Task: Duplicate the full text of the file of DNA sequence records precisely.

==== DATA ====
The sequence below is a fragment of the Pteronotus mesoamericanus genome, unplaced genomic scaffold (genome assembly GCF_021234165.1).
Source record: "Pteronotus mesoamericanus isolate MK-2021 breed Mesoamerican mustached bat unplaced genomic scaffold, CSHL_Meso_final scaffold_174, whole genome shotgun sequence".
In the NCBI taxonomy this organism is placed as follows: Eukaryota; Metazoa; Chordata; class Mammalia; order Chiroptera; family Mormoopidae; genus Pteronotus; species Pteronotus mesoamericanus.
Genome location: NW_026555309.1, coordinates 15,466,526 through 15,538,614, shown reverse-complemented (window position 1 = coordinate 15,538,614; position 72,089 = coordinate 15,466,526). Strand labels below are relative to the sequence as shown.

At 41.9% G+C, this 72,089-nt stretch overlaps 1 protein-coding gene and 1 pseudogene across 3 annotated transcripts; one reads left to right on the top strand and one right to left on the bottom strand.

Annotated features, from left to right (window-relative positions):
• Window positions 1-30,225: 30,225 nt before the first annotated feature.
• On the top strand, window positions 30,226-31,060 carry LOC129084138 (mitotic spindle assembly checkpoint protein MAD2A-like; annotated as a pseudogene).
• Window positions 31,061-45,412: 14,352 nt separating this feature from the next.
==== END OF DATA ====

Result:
The sequence below is a fragment of the Pteronotus mesoamericanus genome, unplaced genomic scaffold (genome assembly GCF_021234165.1).
Source record: "Pteronotus mesoamericanus isolate MK-2021 breed Mesoamerican mustached bat unplaced genomic scaffold, CSHL_Meso_final scaffold_174, whole genome shotgun sequence".
In the NCBI taxonomy this organism is placed as follows: Eukaryota; Metazoa; Chordata; class Mammalia; order Chiroptera; family Mormoopidae; genus Pteronotus; species Pteronotus mesoamericanus.
Genome location: NW_026555309.1, coordinates 15,466,526 through 15,538,614, shown reverse-complemented (window position 1 = coordinate 15,538,614; position 72,089 = coordinate 15,466,526). Strand labels below are relative to the sequence as shown.

At 41.9% G+C, this 72,089-nt stretch overlaps 1 protein-coding gene and 1 pseudogene across 3 annotated transcripts; one reads left to right on the top strand and one right to left on the bottom strand.

Annotated features, from left to right (window-relative positions):
• Window positions 1-30,225: 30,225 nt before the first annotated feature.
• On the top strand, window positions 30,226-31,060 carry LOC129084138 (mitotic spindle assembly checkpoint protein MAD2A-like; annotated as a pseudogene).
• Window positions 31,061-45,412: 14,352 nt separating this feature from the next.